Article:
Sunday, November 27, 2022

Fast Fashion Waste

 Plastic waste are not the only contributors to the worrying global waste problem. Clothes are too. reports that 92 million tonnes of textiles waste are produced globally, every year. This implies that a truck full of twaddle clothing ends up on landfill sites every day. Certainly, with the trend at which fast fashion continues, textile waste is expected to soar by 50 per cent by 2030. states that just 12 per cent of materials used in clothing are recycled because of inadequate technologies to recycle them. 

Clothing garments were once worn for decades because of their durability quality. However, arrival of fashion and the availability of low-cost clothes have increased clothing waste.  The fashion industry is arguably one of the largest producers of waste and contributes to the climate change crisis, due to the large consumption of water during production.

African countries where most of these used clothes are exported to and sold cheaply are facing huge environmental waste crisis. Fast fashion has brought about mountains of trash being lodged in most developing countries. It adds that because less than one per cent of used clothing gets recycled into new clothing, castoffs from Europe and America are dumped in most African countries.

The Observatory of Economic Complexity, pegged Nigeria as one of the top five importers of used clothing with an annual fee of $124m.

Most worn clothes from Europe and America and donated to charities are sold at cheap prices in most African countries, consequently, making Africa a dumping ground for used clothes and contributing significantly to the mountain of textile waste.

To this, the United Nations Commodity Trade Statistics Database in 2015 stated that global trade in used clothes witnessed steady growth over the last decade and a half, with global export reaching $4.8bn in 2015. East Africa was reported to have imported $151m worth of used clothes and shoes from Europe and the United States. Oxfam, stated that at least 70 per cent of donated used clothes end up in Africa. United States of America, the United Kingdom and Germany as the top three exporters of used clothes.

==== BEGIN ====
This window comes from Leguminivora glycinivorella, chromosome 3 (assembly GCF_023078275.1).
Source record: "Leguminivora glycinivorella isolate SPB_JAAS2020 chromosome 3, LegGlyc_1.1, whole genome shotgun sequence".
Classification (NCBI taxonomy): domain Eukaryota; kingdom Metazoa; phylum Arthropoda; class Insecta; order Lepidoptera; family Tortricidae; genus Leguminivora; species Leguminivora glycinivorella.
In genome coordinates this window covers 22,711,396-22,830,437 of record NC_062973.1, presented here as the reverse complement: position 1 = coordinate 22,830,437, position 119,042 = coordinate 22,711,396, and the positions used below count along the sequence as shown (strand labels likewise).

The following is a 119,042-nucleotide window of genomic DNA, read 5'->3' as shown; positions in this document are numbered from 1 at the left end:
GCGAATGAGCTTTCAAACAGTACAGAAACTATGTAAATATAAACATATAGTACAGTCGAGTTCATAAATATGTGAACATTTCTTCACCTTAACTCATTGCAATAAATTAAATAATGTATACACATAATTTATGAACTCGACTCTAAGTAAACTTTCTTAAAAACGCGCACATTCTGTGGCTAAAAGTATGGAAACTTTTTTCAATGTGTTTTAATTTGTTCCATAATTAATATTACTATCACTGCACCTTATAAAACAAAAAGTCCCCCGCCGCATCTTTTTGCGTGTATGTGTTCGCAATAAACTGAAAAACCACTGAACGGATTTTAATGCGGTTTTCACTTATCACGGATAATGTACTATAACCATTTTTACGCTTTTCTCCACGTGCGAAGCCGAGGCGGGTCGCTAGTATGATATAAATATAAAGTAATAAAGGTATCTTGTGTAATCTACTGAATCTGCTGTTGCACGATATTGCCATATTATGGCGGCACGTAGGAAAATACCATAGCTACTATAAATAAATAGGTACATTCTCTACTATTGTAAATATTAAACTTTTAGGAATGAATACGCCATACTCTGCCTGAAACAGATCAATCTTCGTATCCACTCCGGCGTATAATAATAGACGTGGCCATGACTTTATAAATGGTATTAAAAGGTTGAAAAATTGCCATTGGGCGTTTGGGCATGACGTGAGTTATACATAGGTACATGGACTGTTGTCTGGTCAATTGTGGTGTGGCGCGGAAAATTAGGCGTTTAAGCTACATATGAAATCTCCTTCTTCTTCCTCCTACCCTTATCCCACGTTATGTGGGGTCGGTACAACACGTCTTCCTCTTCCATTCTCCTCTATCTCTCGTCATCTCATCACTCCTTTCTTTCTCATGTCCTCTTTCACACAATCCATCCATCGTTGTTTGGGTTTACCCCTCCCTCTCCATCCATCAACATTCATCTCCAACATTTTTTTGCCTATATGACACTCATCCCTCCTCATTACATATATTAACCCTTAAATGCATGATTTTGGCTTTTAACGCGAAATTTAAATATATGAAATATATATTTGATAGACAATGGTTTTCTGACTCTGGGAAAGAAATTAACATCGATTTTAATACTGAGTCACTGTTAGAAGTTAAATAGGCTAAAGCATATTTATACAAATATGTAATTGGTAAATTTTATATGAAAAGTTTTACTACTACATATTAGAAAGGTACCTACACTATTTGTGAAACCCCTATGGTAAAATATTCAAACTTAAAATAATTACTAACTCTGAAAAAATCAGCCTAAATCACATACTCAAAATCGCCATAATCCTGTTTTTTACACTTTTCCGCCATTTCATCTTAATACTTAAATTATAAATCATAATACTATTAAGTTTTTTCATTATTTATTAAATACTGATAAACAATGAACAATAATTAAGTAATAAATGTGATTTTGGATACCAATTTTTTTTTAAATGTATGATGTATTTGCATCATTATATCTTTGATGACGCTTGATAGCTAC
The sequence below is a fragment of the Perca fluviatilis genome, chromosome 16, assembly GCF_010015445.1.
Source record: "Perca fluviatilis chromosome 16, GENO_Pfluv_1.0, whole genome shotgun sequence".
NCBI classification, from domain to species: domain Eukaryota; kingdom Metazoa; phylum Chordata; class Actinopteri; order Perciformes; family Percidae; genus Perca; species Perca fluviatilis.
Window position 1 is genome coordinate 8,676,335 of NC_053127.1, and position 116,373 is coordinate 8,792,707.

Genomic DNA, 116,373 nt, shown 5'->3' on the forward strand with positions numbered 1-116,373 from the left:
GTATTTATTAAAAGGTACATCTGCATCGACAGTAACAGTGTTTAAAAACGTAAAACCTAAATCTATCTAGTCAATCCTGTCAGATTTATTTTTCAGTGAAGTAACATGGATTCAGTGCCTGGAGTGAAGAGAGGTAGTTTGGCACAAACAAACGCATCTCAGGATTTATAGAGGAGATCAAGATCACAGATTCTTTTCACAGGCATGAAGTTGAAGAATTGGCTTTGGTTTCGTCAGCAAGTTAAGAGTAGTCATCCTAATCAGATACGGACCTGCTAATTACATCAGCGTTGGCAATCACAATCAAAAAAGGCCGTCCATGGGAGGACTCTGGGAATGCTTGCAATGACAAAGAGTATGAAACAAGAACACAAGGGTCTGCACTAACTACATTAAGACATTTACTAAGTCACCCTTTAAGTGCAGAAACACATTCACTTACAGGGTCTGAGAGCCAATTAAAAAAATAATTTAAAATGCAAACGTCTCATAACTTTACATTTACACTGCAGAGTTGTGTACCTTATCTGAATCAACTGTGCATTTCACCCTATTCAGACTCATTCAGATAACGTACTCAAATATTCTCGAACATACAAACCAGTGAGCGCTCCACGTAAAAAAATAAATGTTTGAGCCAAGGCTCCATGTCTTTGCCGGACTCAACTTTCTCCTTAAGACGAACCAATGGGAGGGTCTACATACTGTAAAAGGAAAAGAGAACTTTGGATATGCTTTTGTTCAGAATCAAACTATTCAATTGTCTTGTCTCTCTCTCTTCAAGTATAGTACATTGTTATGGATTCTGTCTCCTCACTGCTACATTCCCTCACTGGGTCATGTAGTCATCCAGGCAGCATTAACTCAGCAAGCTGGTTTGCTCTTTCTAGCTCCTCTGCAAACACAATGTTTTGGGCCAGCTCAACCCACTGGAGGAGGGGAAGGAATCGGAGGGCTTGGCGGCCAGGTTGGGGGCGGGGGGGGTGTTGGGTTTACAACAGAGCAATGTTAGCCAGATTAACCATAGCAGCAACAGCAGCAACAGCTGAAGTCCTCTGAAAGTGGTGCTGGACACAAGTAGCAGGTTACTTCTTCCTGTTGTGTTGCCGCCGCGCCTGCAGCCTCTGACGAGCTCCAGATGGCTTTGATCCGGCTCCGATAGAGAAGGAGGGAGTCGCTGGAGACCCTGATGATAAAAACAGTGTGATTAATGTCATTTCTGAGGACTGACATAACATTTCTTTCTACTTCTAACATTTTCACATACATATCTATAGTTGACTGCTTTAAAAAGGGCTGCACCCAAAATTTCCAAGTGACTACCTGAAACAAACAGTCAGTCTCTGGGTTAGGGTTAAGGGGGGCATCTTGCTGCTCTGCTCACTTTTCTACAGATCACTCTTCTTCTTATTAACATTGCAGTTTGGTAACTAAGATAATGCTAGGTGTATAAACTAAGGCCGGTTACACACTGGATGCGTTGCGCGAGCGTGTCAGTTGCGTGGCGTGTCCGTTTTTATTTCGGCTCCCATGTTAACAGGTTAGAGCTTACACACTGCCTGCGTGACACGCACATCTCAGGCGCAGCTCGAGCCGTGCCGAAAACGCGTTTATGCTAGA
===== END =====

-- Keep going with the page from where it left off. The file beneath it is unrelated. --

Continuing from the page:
In 2019, Rwanda, Tanzania and Uganda decided to raise taxes on second-hand clothes imports as well as offer incentives to their local textile manufacturers. Sadly, only a few countries have implemented the ban, further making Africa saturated with heaps of clothes waste with risk of climate crisis. 

At Nigeria's Bayero University, Kano, Faisal Abubakar, agreed that Africa had become a dump site for used clothes that gave the West an easy way to get rid of their cloth waste problem. He added that most of the imported used clothes were damaged and usually ended up in the landfill.

Abubakar said, “What happens in the West is that when you have something that you don’t use, you are encouraged to donate it to a charity and what the charity does is that they sell off at cheap prices to fund their activities. In doing so, the goods are being bought by traders in Africa at very low prices and when they buy them, they do not know the quality of what they are buying because the clothes are in bundles. Some of the clothes are damaged. It is a very uncertain type of business and it gives the Whites an easy way of getting rid of their waste problem.”

He added, “One other negative thing is that when you are importing such cheap second-hand textiles, it puts local producers under pressure because they will not be able to cope or compete with such goods. It also makes it difficult for our local brands to make clothes that are cheap and can compete with them."

Second-hand clothes from West pose environmental challenges in Africa – Experts (

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